Clothing-optionality moratorium instituted in all residence halls

Committee created to address clothing-optionality practices

A moratorium on clothing-optionality has been put in place in all residence halls. The moratorium will be in place until the Student Policy Review Committee completes their review of the informal practices for clothing-optionality in residence halls.

The moratorium was announced in an email from Vice President and Dean for Student Life Suzy Nelson to all heads of house and house presidents Feb. 5. 

In her email, Nelson wrote that during the moratorium, “all residents and guests in any residence hall will be fully clothed—including wearing a shirt—when outside the privacy of their rooms, bathrooms, and showers.” The moratorium applies to students of all gender identities.

The review of clothing-optionality in residence halls was prompted by recent incidents in East Campus, according to Nelson’s email. 

In a November 2019 email to EC residents, Judy Robinson, senior associate dean for residential education, and David Friedrich, senior associate dean for housing and residential services, wrote that they “received reports of two separate incidents involving nudity in front of MIT workers that may have violated Institute policy.”

These incidents may have additionally violated EC protocols put in place November 2018 to address clothing-optionality around staff and contractors, Robinson and Friedrich wrote. The policy violation resulted in the establishment of an EC clothing-optionality moratorium in November 2019. The incidents were also reported to the Title IX and Bias Response office, which has since been renamed the Institute Discrimination and Harassment Response (IDHR) office.

EC residents held a meeting Feb. 3 with Nelson, Robinson, Friedrich, Don Camelio, associate dean for residential education, and Sarah Affel, manager of investigations of IDHR, to discuss the moratorium. At the meeting, EC residents voiced their concerns about the moratorium and learned about the creation of the Student Policy Review Committee.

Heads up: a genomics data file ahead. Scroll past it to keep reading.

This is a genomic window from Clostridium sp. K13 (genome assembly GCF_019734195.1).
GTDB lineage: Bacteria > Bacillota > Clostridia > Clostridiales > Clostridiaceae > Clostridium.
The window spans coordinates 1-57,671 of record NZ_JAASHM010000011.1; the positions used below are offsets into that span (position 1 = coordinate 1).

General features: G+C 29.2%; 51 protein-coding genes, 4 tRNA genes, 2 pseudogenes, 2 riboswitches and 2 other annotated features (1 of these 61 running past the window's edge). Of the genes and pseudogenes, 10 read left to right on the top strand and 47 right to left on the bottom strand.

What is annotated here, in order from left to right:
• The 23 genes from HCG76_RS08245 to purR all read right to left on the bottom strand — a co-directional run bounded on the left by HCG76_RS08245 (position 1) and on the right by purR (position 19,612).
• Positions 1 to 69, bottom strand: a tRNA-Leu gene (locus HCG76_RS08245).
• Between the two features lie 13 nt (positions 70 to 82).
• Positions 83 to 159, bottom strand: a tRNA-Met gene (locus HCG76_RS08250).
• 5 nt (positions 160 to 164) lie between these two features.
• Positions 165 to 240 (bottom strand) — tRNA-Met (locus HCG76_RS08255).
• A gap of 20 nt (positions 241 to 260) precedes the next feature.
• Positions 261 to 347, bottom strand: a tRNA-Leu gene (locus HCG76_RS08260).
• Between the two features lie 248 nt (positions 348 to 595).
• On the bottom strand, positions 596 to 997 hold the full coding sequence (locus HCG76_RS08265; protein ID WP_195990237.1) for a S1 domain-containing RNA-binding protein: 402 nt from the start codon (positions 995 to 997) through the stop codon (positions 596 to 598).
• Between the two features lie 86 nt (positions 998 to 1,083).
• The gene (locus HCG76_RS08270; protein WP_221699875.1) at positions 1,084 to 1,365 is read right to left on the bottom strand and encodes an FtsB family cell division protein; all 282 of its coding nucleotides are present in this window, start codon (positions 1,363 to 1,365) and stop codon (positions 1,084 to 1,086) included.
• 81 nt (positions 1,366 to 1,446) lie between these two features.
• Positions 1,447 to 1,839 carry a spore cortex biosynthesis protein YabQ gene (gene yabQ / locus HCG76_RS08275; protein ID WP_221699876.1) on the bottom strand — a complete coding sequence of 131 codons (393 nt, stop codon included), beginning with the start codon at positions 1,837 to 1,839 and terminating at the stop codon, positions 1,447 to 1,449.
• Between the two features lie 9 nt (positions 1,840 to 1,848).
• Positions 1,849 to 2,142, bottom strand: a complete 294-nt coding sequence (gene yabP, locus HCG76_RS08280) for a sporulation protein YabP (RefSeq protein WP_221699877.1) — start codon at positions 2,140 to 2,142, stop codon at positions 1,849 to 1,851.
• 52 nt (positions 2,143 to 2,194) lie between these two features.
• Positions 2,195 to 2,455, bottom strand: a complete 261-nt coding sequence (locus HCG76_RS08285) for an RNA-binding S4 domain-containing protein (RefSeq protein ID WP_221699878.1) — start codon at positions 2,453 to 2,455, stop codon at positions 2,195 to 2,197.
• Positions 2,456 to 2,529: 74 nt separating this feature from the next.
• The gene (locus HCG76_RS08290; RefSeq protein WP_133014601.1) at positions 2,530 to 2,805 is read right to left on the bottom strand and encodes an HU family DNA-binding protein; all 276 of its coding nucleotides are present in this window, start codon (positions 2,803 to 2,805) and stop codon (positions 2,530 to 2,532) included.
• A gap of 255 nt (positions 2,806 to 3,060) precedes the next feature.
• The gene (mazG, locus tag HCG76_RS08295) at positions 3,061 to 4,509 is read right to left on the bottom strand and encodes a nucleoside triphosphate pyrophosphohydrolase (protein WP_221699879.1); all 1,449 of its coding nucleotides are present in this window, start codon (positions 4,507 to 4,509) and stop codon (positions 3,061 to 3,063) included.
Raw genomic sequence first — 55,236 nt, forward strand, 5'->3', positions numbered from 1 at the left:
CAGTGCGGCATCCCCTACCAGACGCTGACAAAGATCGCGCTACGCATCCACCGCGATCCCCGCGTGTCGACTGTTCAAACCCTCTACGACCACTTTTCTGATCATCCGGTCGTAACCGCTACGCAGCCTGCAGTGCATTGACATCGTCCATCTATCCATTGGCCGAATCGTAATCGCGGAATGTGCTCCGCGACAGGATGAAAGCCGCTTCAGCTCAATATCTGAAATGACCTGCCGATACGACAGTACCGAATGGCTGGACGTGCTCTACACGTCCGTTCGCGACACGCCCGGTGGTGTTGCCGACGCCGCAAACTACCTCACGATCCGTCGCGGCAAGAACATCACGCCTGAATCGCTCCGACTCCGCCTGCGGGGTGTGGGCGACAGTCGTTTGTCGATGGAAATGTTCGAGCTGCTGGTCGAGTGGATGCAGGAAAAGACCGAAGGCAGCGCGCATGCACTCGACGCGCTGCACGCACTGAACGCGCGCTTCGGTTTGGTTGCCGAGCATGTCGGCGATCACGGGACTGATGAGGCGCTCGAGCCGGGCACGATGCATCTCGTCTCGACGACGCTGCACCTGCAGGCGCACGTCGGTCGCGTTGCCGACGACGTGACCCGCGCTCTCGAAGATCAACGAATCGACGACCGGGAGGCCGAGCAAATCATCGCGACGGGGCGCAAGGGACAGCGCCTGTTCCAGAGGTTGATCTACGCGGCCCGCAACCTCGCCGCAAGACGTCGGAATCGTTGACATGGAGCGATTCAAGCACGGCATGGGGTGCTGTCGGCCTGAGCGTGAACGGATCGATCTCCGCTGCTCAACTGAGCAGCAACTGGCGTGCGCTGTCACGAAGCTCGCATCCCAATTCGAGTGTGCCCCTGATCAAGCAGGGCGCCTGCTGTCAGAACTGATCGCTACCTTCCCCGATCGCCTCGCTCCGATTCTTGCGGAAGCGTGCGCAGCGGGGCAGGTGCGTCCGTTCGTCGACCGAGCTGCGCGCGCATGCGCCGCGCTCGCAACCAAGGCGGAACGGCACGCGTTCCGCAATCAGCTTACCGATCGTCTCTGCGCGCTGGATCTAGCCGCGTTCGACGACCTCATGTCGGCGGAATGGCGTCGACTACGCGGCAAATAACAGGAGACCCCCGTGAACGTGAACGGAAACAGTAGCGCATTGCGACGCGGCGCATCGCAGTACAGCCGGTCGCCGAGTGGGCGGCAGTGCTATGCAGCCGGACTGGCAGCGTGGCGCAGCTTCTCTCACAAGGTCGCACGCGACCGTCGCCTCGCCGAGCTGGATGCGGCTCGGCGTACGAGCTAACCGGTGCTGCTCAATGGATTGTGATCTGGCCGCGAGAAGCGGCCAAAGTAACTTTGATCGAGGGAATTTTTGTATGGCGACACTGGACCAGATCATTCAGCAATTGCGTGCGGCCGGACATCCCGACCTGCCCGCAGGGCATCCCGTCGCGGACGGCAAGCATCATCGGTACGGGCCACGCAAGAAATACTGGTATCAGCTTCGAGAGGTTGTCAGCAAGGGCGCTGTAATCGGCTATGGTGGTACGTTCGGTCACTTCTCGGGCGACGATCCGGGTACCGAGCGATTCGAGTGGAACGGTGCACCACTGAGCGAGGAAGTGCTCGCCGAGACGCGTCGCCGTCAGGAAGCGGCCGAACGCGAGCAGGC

The committee will begin its review “shortly,” Nelson wrote in her email. The outcome of the review, which is projected to be completed before the end of the current academic year, will apply to all residence halls. 

Robinson and Friedrich wrote in an email to EC residents after the meeting that the goal of the committee is to better understand the experiences of students, staff, and contractors, to assess the impact clothing-optionality practices, and to ensure that MIT work environments and living communities are “safe, comfortable, and free from harassment and discrimination” for both employees and students. 

The committee will be composed of two representatives each from the Undergraduate Association and Graduate Student Council, two at-large student members, and one representative each from the communities (EC and Random) that currently have clothing-optional spaces, as well as seven staff from Student Support, Residential Life, Facilities, IDHR, Human Resources, and the Office of General Counsel. 

The committee will additionally include three faculty members: the Chair of the Committee on Discipline and the Random and EC heads of house conveners or their designees.

Robinson and Friedrich also wrote in their email that residents with “ideas on how to refine the moratorium’s parameters” could share them with the EC president Miana Smith ’21. Smith can then forward the suggestions to the committee chair, to be discussed at the committee’s first meeting. Smith wrote in an email to The Tech that EC will have further community meetings to talk about the moratorium and its effects on residents.

In addition, Robinson and Friedrich wrote that the EC house team and executive officers may request updates on the committee's progress. To address concerns raised by EC residents, Robinson and Friedrich “are reviewing what contractors wear for identification when working in the building to make sure they are recognizable as staff approved to be there.”